Never before have I had such a physical reaction to a book. James M. Tabor’s research chronicles the “race to the center of the world.” He tells the two opposing stories of Bill Stone’s exploration of Cheve in Mexico and Alexander Klimchouk’s exploration of Krubera in former Soviet Union Georgia. The two men were unwittingly battling each other for one of Earth’s last major discoveries–the deepest cave on earth.
I was seriously nervous and short of breath while reading Blind Descent. I’d be in the bath tub reminding myself to breathe evenly. I didn’t even know I was claustrophobic until now… I mean, I can fly in planes and ride elevators without trouble…but the idea of worming my way through an 18 inch tunnel a mile under the earth’s surface?
No seriously, I am never doing that. Ever ever ever.
What Stone and Klimchouk had to endure in order to break new ground is mind-boggling. We’re talking about weeks, sometimes even months, spent totally underground in the complete pitch dark. One wrong move or bad judgement call could mean death, and for several of Stone’s team member’s that’s exactly what happened. Not only were they risking their lives climbing and rappelling, there was diving involved! Swimming around in dark silty water having to squeeze my way through unknown twists and turns is not my idea of a good time. More than once underwater panic almost cost Stone and company their lives.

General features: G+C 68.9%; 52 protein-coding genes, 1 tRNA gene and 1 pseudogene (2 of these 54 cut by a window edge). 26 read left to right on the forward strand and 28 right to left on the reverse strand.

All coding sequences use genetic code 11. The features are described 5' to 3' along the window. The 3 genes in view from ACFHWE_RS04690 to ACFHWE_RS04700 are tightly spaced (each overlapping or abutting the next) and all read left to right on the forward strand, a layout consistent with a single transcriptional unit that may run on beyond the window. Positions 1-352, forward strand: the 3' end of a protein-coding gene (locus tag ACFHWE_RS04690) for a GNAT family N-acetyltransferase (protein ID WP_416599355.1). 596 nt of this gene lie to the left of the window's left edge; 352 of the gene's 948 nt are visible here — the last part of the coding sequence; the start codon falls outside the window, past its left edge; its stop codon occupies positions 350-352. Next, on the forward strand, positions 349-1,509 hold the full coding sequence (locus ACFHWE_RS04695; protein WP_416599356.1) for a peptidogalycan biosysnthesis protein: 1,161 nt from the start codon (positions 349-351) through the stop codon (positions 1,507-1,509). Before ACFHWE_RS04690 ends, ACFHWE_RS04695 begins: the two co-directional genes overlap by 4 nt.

Like I said, forget that.
I was really enthralled by this book and I learned a lot about a completely foreign topic. Tabor does a great job explaining what sleeping next to a roaring waterfall is like, as well as what it is to experience “the Rapture”–a type of panic attack/hallucination brought on by so much uninterrupted time in the dark. I found Stone’s story much more engrossing because he had a lot more drama surrounding his life, but I would much rather work for Klimchouk if I had to choose. Nobody died with him.
4 crinkling sleeping bags of 5